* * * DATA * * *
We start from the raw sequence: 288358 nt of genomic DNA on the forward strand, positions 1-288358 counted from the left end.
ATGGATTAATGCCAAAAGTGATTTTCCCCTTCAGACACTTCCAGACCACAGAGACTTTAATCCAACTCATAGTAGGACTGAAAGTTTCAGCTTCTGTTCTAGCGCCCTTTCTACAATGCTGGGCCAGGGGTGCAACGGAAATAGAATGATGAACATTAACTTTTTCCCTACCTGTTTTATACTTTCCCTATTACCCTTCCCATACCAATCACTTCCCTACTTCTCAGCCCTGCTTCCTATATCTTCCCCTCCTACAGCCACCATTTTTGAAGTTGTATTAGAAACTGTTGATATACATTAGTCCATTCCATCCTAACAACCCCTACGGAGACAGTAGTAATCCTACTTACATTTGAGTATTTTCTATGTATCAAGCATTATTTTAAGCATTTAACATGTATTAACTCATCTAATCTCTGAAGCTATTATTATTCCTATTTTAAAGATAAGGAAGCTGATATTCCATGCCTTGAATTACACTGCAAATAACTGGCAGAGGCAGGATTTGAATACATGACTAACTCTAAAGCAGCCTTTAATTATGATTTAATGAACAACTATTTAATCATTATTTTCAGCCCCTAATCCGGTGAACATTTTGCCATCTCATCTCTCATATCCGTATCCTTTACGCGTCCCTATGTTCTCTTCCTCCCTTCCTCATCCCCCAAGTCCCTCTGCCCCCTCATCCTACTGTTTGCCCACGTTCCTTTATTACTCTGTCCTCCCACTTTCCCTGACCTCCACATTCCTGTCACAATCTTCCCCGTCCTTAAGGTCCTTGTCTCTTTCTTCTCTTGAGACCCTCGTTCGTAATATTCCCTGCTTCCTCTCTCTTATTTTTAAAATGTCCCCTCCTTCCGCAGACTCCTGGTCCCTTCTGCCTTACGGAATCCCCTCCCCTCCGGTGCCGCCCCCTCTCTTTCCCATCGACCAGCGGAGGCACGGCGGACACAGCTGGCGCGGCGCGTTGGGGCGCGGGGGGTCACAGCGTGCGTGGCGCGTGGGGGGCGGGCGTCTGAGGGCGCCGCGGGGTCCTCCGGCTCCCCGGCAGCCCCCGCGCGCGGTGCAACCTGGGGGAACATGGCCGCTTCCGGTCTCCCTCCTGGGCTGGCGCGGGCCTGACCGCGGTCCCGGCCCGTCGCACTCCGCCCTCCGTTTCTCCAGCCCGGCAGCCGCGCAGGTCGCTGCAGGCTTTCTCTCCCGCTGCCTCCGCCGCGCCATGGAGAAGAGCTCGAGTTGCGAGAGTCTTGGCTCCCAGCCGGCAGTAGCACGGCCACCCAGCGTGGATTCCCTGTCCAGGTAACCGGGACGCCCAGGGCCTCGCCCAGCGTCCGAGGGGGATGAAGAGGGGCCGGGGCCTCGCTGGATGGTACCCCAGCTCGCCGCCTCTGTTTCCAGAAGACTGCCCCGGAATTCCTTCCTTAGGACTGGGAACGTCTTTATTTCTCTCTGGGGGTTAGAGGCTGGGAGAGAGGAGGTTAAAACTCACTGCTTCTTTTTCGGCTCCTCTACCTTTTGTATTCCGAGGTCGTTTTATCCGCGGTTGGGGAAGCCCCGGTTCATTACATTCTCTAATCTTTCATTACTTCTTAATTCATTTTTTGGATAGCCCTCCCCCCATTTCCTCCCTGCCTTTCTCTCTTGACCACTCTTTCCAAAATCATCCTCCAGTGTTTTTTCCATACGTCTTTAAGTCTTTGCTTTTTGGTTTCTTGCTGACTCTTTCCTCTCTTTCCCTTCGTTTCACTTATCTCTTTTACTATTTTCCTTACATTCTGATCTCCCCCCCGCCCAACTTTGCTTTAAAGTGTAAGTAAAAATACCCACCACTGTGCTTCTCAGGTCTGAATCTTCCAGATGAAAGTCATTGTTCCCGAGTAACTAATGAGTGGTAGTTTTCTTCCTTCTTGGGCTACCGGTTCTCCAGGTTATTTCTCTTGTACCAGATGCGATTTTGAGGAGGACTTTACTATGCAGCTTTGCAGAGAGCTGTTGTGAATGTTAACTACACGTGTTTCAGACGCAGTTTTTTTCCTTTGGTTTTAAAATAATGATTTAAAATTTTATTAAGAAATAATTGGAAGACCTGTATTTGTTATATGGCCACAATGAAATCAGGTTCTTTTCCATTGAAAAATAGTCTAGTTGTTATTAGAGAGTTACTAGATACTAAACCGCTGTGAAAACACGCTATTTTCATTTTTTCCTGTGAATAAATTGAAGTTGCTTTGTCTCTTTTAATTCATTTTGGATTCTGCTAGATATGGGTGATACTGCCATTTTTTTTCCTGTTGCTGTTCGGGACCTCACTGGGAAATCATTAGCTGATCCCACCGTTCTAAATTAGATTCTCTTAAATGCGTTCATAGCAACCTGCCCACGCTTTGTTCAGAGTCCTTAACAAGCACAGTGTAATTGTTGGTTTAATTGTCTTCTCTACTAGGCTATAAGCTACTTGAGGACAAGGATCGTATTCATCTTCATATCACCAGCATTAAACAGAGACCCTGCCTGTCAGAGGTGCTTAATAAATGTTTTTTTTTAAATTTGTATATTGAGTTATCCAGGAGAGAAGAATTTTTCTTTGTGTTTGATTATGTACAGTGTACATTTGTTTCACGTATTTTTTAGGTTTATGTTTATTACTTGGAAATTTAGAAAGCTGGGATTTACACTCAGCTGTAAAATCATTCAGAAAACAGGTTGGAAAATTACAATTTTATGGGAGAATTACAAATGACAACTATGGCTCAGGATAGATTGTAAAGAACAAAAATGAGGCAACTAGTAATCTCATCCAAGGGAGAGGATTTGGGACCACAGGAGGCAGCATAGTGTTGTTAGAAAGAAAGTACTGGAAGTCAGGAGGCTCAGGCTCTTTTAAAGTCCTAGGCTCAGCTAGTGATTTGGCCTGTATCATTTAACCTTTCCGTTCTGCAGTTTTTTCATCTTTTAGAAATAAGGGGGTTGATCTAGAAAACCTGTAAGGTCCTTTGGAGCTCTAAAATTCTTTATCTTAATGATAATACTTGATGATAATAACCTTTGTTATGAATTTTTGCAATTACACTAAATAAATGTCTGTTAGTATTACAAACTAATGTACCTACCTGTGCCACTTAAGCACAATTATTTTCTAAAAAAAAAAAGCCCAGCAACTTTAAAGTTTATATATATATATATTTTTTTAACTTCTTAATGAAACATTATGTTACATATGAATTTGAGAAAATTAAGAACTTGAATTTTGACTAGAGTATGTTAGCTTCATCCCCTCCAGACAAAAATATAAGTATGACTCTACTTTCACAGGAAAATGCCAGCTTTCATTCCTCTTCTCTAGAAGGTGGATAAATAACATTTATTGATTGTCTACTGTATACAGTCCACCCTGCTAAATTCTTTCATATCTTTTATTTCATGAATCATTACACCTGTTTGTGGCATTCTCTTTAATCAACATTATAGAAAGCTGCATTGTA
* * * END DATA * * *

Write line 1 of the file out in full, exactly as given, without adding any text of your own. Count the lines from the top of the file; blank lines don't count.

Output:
We start from the raw sequence: 288358 nt of genomic DNA on the forward strand, positions 1-288358 counted from the left end.